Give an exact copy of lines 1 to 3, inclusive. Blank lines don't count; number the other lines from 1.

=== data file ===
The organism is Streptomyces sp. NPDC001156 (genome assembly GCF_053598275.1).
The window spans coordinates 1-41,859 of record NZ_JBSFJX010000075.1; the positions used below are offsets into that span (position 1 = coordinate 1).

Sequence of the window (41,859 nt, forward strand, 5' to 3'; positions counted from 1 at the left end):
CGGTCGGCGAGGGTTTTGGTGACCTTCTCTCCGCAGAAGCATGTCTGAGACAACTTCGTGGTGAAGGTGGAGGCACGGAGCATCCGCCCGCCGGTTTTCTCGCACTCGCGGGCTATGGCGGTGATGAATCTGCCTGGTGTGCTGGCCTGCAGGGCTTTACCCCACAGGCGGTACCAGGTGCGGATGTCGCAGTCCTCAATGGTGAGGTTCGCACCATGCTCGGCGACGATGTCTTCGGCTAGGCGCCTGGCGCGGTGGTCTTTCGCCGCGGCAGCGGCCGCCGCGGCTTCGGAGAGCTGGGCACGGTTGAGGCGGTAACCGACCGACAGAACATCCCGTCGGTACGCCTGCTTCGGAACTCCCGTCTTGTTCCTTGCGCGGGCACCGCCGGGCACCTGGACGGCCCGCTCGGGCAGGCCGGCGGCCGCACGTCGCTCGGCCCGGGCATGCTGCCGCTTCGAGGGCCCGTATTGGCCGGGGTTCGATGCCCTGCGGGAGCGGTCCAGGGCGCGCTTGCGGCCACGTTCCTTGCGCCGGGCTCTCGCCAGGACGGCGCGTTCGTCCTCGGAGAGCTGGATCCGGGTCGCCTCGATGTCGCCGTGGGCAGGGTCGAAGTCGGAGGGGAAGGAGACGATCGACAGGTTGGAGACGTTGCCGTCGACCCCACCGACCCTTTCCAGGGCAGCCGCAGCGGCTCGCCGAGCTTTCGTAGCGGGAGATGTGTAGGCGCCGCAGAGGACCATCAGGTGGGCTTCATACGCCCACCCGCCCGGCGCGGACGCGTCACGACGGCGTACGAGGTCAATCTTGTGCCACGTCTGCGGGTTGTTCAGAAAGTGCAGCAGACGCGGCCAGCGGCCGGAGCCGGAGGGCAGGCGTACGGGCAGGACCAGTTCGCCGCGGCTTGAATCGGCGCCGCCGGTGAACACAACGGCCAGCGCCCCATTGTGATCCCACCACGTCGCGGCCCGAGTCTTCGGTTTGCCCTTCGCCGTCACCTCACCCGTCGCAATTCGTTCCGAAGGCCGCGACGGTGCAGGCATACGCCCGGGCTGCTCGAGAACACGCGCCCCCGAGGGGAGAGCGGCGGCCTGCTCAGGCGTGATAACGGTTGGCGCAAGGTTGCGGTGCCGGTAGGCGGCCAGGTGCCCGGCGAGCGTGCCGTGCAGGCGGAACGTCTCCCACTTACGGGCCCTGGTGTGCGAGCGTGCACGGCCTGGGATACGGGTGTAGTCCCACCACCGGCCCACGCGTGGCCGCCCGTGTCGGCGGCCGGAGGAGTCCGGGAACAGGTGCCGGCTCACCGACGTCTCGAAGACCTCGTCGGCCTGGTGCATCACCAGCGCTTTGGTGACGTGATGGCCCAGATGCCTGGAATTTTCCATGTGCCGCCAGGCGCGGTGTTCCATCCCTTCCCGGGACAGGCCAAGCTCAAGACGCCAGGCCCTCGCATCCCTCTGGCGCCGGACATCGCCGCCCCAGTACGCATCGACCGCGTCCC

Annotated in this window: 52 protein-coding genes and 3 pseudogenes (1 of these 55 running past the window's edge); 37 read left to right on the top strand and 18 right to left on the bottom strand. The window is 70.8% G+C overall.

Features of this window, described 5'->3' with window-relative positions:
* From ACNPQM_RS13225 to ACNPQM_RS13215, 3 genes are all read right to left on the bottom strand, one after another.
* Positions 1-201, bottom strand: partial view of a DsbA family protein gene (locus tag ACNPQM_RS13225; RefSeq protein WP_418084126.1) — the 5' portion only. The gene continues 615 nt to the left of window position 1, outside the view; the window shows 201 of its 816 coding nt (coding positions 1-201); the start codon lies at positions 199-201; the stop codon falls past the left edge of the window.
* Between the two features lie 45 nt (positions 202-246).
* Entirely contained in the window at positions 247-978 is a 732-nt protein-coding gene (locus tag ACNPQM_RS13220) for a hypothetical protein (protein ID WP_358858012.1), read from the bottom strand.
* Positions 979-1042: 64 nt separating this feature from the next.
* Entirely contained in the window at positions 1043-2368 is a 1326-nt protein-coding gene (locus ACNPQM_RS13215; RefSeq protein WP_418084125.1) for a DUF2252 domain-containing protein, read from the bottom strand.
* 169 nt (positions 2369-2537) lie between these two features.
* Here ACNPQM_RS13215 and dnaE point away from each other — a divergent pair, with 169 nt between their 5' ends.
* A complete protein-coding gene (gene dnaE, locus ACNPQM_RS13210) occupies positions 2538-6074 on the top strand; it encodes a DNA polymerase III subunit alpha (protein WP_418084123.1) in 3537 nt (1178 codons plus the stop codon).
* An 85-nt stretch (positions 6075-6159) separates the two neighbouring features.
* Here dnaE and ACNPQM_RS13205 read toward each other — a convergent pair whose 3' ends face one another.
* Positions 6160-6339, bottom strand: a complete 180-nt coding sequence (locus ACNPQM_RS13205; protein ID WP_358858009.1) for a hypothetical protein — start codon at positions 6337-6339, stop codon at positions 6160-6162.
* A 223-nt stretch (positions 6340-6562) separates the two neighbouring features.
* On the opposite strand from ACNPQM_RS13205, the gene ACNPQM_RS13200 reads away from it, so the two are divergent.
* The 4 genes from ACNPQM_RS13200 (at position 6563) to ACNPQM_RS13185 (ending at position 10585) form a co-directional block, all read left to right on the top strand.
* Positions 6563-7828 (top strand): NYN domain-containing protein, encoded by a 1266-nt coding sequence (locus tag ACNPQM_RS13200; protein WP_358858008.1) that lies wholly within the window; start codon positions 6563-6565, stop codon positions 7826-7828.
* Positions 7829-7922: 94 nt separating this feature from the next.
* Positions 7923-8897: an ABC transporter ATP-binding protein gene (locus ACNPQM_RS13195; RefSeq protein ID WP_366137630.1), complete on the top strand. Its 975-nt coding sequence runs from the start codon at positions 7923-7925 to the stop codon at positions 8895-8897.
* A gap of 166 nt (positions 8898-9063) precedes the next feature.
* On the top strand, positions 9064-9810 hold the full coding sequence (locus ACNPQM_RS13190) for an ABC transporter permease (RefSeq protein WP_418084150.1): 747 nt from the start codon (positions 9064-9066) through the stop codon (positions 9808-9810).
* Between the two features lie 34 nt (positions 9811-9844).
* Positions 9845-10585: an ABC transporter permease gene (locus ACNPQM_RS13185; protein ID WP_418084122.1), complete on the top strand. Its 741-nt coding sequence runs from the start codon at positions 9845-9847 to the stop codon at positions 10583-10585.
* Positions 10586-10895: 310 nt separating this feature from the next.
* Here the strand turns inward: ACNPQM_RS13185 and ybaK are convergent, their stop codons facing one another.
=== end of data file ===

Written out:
The organism is Streptomyces sp. NPDC001156 (genome assembly GCF_053598275.1).
The window spans coordinates 1-41,859 of record NZ_JBSFJX010000075.1; the positions used below are offsets into that span (position 1 = coordinate 1).

Sequence of the window (41,859 nt, forward strand, 5' to 3'; positions counted from 1 at the left end):